Key visual is a set of the main graphic elements used in the campaign. It can take many forms depending on its type. In the case of a campaign using press, outdoor and internet, we create (in BRAND SO ON agency) an image in the form of a square (universal format) with a slogan and copy, other necessary elements (logo, contact details, etc.) and graphic extras. It is a kind of container from which we select elements according to the needs and technical capabilities of the carrier. Virtually everything will appear in the press, while on the internet banner perhaps only a slogan, logo and background. It is best practice to prioritize items ranging from absolutely mandatory to optional, used only in certain formats. A KV can also be a pattern, if we create a KV only for printed publications or a photo used in POS (advertising at points of sale).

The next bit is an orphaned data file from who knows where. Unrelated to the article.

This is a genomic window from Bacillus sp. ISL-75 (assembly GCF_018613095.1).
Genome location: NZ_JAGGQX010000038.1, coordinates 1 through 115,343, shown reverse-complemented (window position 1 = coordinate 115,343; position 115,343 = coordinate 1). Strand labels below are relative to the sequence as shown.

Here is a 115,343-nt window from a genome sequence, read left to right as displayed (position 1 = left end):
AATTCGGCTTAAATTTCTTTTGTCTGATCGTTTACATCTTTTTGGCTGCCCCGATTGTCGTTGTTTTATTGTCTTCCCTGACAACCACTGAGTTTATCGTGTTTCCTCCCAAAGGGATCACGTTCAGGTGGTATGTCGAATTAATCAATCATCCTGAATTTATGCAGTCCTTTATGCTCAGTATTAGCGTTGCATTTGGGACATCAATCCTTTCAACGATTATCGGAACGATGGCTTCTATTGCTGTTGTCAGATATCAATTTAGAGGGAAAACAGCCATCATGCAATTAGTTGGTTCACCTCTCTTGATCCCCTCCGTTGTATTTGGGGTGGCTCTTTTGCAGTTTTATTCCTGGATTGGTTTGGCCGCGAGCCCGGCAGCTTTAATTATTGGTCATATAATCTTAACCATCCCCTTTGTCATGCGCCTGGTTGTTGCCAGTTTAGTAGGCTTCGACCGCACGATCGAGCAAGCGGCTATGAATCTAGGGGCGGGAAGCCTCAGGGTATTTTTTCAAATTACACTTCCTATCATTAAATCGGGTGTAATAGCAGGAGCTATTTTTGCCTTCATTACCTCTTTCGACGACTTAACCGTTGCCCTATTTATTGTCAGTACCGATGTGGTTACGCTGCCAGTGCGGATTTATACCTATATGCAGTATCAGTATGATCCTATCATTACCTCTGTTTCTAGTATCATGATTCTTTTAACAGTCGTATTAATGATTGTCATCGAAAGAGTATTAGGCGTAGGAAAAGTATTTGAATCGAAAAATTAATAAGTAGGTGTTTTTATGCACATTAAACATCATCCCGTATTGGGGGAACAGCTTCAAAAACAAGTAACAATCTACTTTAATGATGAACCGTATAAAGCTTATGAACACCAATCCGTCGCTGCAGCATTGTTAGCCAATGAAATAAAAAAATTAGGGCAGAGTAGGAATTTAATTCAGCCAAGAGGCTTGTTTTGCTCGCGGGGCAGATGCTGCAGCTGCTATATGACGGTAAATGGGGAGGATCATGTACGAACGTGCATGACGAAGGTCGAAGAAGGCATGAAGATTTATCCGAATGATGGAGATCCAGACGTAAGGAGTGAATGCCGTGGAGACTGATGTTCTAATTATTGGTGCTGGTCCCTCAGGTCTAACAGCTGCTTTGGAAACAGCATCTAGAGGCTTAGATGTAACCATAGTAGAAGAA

The logo book is a very short document specifying the rules of using the mark (logo) and describing its structure (proportions, spacing, typography). In addition to the grid and specifying the proportions and the font used (if it is not specifically designed for the mark), it also contains examples of acceptable use (on different backgrounds and in different colour variants) and unacceptable use for the mark. It is the smallest document codifying brand elements. Usually it is a part of visual identification system and BRAND BOOK.